Trauma

Boys and Sexual Abuse: The Untold Stories of Trauma

Psychological science explains the effects of sexual trauma on boys.

Posted May 31, 2019

Image via Big Stock Photo
Source: Image via Big Stock Photo

Childhood sexual abuse is a serious concern that continues to impact the lives of many children and their families. Historically, sexual abuse is often discussed in relation to girls and women. However, the importance of recognizing that males are victims of sexual abuse has been a growing topic of discussion in recent years due to allegations of abuse by teachers and more celebrities opening up about their childhood sexual abuse.

According to data, 1 out of every 9 girls, and 1 out of every 53 boys under the age of 18 are sexually abused (Finkelhor et al, 2014). More recent data reports that 1 in 6 men have experienced sexual abuse during childhood and/or adolescence (Romano, Moorman, Ressel, & Lyons, 2019). Sexual abuse often goes unreported and rates of non-disclosure are often higher among males than females. Research by Romano and collaborators (2019) state that “males’ underreporting may be partially explained by factors such as masculinity stereotypes (e.g., males should protect themselves against aggressors, sexual activity with an older female should be considered positive, males are not victims) and abuse characteristics such as fears of being labeled homosexual if the perpetrator was also male.

Earlier in May 2019, two public figures, Common and Keyon Dooling, openly discussed their childhood sexual abuse. Rapper and actor, Common, recently released his book, “Let Love Have the Last Word” in which he details his childhood abuse. In an article published in the Washington Post, Common discussed that he wanted to open up about his abuse with the hopes of breakdown the stigma around Black men opening up about their abuse.

Childhood sexual abuse and disclosure

In a previous blog, I noted that abuse is not reported by many children due to fears of breaking up the family and that the allegations will not be taken seriously. Among adult men with a history of childhood sexual abuse, data indicates that on average it takes approximately 21 years before males disclose sexual abuse (Romano et al., 2019). Furthermore, when male survivors of sexual abuse open up about their abuse history, they frequently disclose their abuse to their spouse or partner (27%) and then about 20% report the abuse to a mental health provider (Romano et al., 2019).

In a recent interview, Former NBA player Keyon Dooling discussed his childhood abuse with Red Table Talk. Dooling has previously described being sexually abused age of 7 by his older brother’s 14-year old friend. In his interview with Red Table Talk, Dooling stated that he appreciated the support of his wife and members of the Celtics team for helping him through his healing. Dooling has stated “In their eyes, I didn’t see judgment or fear. I only saw kindness and confusion. They just wanted to help me, because they knew that something terrible must have happened to the man they knew."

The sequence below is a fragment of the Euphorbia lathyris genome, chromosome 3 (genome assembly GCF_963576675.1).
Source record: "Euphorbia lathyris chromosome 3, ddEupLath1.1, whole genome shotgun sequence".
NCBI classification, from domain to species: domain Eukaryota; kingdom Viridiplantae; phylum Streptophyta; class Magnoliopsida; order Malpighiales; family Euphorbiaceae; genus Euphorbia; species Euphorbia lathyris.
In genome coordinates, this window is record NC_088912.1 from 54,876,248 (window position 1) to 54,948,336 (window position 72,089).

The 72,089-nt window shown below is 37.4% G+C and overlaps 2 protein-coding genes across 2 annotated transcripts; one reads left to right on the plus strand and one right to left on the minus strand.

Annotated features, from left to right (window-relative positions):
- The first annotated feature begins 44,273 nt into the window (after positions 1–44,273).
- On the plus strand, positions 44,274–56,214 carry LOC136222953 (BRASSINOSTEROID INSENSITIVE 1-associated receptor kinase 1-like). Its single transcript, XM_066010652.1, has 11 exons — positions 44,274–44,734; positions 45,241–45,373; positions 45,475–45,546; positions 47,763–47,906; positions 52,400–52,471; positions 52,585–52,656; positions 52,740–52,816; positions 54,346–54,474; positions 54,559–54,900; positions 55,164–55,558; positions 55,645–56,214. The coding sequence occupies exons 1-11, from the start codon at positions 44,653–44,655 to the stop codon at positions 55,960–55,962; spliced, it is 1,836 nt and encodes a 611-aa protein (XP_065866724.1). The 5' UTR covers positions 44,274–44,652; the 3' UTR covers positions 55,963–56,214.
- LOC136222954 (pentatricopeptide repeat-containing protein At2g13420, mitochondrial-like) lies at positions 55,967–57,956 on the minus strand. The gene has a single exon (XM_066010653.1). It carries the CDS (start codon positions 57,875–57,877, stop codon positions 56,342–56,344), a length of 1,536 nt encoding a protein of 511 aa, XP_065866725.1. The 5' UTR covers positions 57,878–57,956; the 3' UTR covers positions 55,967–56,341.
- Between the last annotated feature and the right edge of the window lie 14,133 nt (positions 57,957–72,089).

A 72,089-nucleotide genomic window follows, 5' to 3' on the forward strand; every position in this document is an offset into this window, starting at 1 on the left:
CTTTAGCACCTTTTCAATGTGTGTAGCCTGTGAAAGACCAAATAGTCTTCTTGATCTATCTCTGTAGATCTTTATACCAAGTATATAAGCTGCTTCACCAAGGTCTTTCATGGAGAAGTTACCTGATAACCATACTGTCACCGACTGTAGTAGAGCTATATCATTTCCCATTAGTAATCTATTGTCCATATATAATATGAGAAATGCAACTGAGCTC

The psychological effects of sexual trauma

The American Psychological Association notes that “the effects of abuse don’t end when the abuse stops.” Children who experience abuse are also at a higher risk of:

  • abusing their own families.
  • using violence to solve their problems.
  • having trouble learning.
  • having emotional difficulties.
  • attempting suicide.
  • using alcohol or other drugs.

Turning to more positive outcomes, recent studies (including males and females) have found that not all individuals with histories of childhood sexual abuse experience mental health problems and some, in fact, exhibit resilient functioning. Although negative psychological effects are possible, research also indicates that not all individuals with histories of childhood sexual abuse experience mental health problems and some exhibit resiliency. Romano et al (2019) rates of resilience (defined primarily as lack of psychopathology) can vary between 15–47% among adult males and females. Furthermore, disclosing one’s sexual abuse can be pivotal in stopping further instances of sexual abuse, reducing feelings of shame and hyper-vigilance related to secret keeping, and creating opportunities to secure intervention services (Romano, Moorman, Ressel, & Lyons, 2019).

Resources for seeking professional help

1. Visit the Rape, Abuse, & Incest National Network

Website: https://www.rainn.org/

2. SAMHSA's National Helpline

Website: www.samhsa.gov/find-help/national-helpline

Phone: 1-800-662-HELP (4357) or TTY: 1-800-487-4889

3. For help locating African American providers, you can visit Melanin and Mental Health, Therapy for Black Girls, or Therapy for Black Men.  

4. You can also visit the Psychology Today directory or the APA Psychologist locator.

Copyright 2019 Erlanger A. Turner, Ph.D.

References

American Psychological Association (2019). Protecting Our Children From Abuse and Neglect. Retrieved January 15, 2019 from http://www.apa.org/pi/families/resources/abuse.aspx 

Finkelhor, D., Shattuck, A., Turner, H. A., & Hamby, S. L. (2014). The lifetime prevalence of child sexual abuse and sexual assault assessed in late adolescence. Journal of Adolescent Health, 55(3), 329-333.

Romano, E., Moorman, J., Ressel, M., & Lyons, J. (2019). Men with childhood sexual abuse histories: disclosure experiences and links with mental health. Child Abuse & Neglect, 89, 212-224.